from damage to nerves in the spinal cord. For some survivors of spinal cord
injury, pain or an intense burning or stinging sensation is unremitting due to
hypersensitivity in some parts of the body. Others are prone to normal
musculoskeletal pain as well, such as
shoulder pain due to overuse of the
shoulder joint from pushing a wheelchair and using the arms for transfers.
Treatments for chronic pain include medications, acupuncture, spinal or brain
electrical stimulation, and surgery.
Bladder and bowel problems
Most spinal cord injuries affect bladder and bowel functions because the
nerves that control the involved organs originate in the segments near the lower
termination of the spinal cord and are cut off from brain input. Without
coordination from the brain, the muscles of the bladder and urethra can't work
together effectively, and urination becomes abnormal. The bladder can empty
suddenly without warning, or become over-full without releasing. In some cases
the bladder releases, but urine backs up into the kidneys because it isn't able
to get past the urethral sphincter. Most people with spinal cord injuries use
either intermittent catheterization or an indwelling catheter to empty their
Bowel function is similarly affected. The anal sphincter muscle can remain
tight, so that bowel movements happen on a reflex basis whenever the bowel is
full. Or the muscle can be permanently relaxed, which is called a "flaccid
bowel," and result in an inability to have a bowel movement. This requires more
frequent attempts to empty the bowel and manual removal of stool to prevent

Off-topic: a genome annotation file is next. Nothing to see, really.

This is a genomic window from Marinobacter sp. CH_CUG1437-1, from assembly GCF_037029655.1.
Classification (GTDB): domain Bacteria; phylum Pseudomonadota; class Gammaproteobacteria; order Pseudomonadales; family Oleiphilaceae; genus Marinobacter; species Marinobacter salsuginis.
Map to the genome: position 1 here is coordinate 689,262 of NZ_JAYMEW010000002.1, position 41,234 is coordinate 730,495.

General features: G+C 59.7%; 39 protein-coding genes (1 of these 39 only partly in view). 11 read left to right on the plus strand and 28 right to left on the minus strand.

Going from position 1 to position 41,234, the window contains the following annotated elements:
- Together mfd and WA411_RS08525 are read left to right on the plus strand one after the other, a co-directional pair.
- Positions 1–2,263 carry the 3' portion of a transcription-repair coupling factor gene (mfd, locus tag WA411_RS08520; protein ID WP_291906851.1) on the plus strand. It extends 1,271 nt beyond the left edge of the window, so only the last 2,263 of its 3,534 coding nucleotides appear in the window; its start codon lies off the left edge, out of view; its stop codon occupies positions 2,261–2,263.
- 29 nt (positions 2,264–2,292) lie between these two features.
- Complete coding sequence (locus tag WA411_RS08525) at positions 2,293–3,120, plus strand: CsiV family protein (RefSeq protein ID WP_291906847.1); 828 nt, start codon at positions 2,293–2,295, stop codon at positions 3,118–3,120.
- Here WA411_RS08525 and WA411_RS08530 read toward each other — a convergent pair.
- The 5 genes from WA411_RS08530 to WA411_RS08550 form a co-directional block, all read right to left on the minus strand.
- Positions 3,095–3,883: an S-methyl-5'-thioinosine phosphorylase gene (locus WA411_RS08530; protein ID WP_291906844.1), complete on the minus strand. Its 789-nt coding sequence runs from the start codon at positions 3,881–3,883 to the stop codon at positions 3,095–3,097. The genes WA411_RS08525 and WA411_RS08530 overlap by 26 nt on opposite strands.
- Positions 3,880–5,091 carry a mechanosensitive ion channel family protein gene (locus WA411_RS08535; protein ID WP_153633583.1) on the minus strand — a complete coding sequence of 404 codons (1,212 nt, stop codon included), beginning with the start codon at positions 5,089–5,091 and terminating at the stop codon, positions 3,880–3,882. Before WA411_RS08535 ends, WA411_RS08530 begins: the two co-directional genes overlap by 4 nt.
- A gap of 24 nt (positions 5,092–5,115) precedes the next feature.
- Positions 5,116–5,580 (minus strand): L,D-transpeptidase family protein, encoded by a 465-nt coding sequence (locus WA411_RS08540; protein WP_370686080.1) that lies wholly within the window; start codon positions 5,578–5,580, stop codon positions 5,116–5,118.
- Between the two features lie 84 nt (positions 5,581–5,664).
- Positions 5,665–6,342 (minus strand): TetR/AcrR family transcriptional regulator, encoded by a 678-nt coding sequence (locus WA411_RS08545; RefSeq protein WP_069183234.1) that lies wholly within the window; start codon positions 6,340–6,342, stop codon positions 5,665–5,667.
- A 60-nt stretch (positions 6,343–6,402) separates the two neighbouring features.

fecal impaction. People with spinal cord injuries are usually put on a regularly
scheduled bowel program to prevent accidents.
Reproductive and sexual function
Spinal cord injury has a greater impact on sexual and reproductive function
in men than it does in women. Most spinal cord injured women remain fertile and
can conceive and bear children. Even those with severe injury may well retain
orgasmic function, although many lose some if not all of their ability to reach
Depending on the level of injury, men may have problems with erections and
ejaculation, and most will have compromised fertility due to decreased motility
of their sperm. Treatments for men include vibratory or electrical stimulation
and drugs such as sildenafil (Viagra). Many couples may also need assisted
fertility treatments to allow a spinal cord injured man to father children.
Once someone has survived the injury and begun to psychologically and
emotionally cope with the nature of his or her situation, the next concern will
be how to live with disabilities. Doctors are now able to predict with
reasonable accuracy the likely long-term outcome of spinal cord injuries. This
helps patients set achievable goals for themselves, and gives families and loved
ones a realistic set of expectations for the future.